Founded in 1989 by Mr Ng Chai Huat and his wife Madam Ong Chu Eng, heritage brand Swee Heng started as a tiny shop churning out handmade pastries in Jurong East. Their youngest son Eric Ng and his two siblings (Jason Ng and Poh Choo) are the ones running the show these days in their role as the Executive Directors of the company.
In the last 30 years, Swee Heng has seen many similar businesses come and go, but it has managed to weather the storm and grown from strength to strength. One of the key business decisions was embracing the use of technology and automation.
Swee Heng gradually grew from a humble outfit with 10 employees to a household name with more than 60 retail shops. To keep up with this growth, the company had to pivot to a central kitchen operating model and even traded its original central kitchen in Senoko Crescent for a larger 6,000-square-meter facility in Senoko Avenue in 2017 to further scale up its production capacity.
Swee Heng has been a bold adopter of technology and automation when it set its sights on transforming its business. With Eric at the helm, they fully embraced the Technology skillset of the Worker 4.0 framework by implementing an Enterprise Resource Planning System to automate back-end business processes.
As part of an overhaul of its antiquated manual processes, the new system can consolidate the orders from all of Swee Heng’s retail outlets in real time and allocates them to the relevant production units in the central kitchen. Once the system stabilized after going live, there were no longer any issues due to miscalculations or miscommunications that would impact the fulfilment of daily orders.
Over the years, Swee Heng has also built up a strong relationship with NTUC’s Employment and Employability Institute (e2i). The company even teamed up with e2i to launch the Heritage bread and cakes series to commemorate Singapore Bicentennial. Known as the HaloSingapo series, it comprises buns and cakes that incorporate local flavours that Singaporeans grew up loving, from chendol to nasi lemak and even rendang. They were made available at all Swee Heng retail outlets and were a roaring success with the local crowd.
Honouring the Classics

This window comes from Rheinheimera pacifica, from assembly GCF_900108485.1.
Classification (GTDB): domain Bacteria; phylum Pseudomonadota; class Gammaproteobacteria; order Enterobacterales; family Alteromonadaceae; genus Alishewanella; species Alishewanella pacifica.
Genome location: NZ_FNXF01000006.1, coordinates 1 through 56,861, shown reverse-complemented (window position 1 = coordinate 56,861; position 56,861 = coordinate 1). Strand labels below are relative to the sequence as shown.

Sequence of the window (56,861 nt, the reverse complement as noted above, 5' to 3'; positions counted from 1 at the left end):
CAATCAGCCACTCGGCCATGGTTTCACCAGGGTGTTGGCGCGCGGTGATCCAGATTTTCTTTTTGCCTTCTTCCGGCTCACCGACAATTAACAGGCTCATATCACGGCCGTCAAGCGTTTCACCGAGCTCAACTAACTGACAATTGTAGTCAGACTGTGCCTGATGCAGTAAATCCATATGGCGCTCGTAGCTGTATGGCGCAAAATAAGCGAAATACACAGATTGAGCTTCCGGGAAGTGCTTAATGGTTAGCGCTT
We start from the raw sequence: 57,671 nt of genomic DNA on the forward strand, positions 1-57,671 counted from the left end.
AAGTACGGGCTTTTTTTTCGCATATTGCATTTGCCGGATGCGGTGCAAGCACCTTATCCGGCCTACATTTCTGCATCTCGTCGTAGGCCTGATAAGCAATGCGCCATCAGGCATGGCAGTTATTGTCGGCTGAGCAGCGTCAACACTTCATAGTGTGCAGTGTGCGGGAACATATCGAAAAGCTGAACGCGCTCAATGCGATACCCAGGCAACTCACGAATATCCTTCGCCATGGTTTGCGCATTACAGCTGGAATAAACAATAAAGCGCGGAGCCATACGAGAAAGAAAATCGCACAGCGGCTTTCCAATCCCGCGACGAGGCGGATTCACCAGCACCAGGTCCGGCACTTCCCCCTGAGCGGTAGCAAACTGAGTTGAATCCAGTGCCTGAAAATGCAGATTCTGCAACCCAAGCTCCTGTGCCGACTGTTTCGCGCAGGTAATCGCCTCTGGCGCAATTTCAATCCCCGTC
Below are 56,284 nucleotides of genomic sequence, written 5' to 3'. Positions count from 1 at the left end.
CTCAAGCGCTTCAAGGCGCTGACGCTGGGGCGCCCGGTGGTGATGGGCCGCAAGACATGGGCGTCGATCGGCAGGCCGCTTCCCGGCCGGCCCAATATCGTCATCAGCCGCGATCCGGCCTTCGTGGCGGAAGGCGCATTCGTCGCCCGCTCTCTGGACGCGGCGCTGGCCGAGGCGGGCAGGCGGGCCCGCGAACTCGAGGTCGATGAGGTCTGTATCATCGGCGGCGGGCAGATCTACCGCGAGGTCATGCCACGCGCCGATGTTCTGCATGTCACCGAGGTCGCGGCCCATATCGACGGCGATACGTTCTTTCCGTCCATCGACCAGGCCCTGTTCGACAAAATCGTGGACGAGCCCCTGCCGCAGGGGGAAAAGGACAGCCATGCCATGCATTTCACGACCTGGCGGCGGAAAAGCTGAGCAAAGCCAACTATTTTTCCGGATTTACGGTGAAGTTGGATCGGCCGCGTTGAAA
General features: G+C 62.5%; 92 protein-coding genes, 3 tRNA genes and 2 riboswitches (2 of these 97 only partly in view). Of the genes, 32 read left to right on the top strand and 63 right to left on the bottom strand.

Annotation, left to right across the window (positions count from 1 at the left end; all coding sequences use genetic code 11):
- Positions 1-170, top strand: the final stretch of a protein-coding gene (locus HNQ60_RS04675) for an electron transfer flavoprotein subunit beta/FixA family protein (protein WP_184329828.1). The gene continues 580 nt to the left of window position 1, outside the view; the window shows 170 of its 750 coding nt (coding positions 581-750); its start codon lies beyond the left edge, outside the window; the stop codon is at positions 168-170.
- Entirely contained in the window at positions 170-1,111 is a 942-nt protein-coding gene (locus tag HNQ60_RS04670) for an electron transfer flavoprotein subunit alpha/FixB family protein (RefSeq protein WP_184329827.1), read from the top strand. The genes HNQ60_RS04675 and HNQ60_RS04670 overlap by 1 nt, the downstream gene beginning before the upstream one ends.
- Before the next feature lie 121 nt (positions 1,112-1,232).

Chef Chai Poh Lo is the Production Executive Chef at Swee Heng and doubles up as their Research and Development (R&D) lead. Chef Chai built up a reputation as an innovative pastry chef through his 30 years of hotel, casino, airline, and catering experience. He has also represented Singapore in multiple international culinary competitions.
One of the toughest challenges of Chef Chai’s role is to ensure that he preserves the traditional flavours while improving the visuals for today’s market. And if that was not challenging enough, he needs to also maintain the consistency of the output while increasing productivity. This is certainly no mean feat, especially if you consider how fickle-minded consumers are these days and the fact that the Swee Heng central kitchen is supplying its 60-over retail outlets island-wide.
The Pandan Coconut Bun is a Swee Heng classic and its best-selling item. It has a distinct pandan fragrance with a thick coconut centre surrounded by a layer of fluffy bread.
The Pandan Coconut Bun truly epitomizes how far Swee Heng has come in its transformation journey. It was originally produced by hand through the manual filling and shaping method. By its estimation, Swee Heng’s production workers could produce 200 pieces per worker every hour. While this level of output is by no means shabby, there was always the risk of overfilling as the process was done fully by hand.
Since the introduction of the encrusting machine, Swee Heng has been able to churn out 1,200 pieces of Pandan Coconut dough per hour consistently. The encrusting machine essentially automates the hand shaping process by enabling the filling to be deposited accurately. Once the filling is set, the machine wraps the dough flawlessly around the filling in one swift motion.
By adopting the encrusting machine, Swee Heng was able to resolve its problem of consistency without affecting the taste and quality of its best-selling product. This is the perfect example of how innovation and technology if adopted skillfully, can be a driving force and not a deterrent. This truly exemplifies the Technology and Adaptive skill pillars of the Worker 4.0 initiative.
Another Swee Heng crowd favourite is the Classic Otah Bun. It has strips of savoury spicy otah floating atop a soft, fluffy bun. The heat on the otah is nicely balanced with a cool mayonnaise dressing and shavings of parmesan cheese. You would also get hints of the panda flavour from the pandan leaf sleeve encasing the bun. Taste, texture, colour and smell – your senses are bound to be tingled with your very first bite!
As the toppings of the Classic Otah Bun are assembled by hand, the skills of the production workers are challenged as they need to be mindful of the uniformity of the topping so that the intended taste of this Singapore-flavoured bun is not altered.
Defying The Odds and Coming Out on Top
From the early days of convincing workers that their livelihood is not affected by the introduction of machinery and automation, Mr Eric Ng has managed to weather all storms to bring Swee Heng to where it is today.
If you were to visit the central kitchen and observe for yourself the clockwork precision with which the various production lines operate, you will come to appreciate the magnitude of their achievement.
It all started with a man’s vision of the future – a highly unpopular one that involved machines, but he has managed to convince his detractors that the taste of tradition can be preserved even with the help of automation.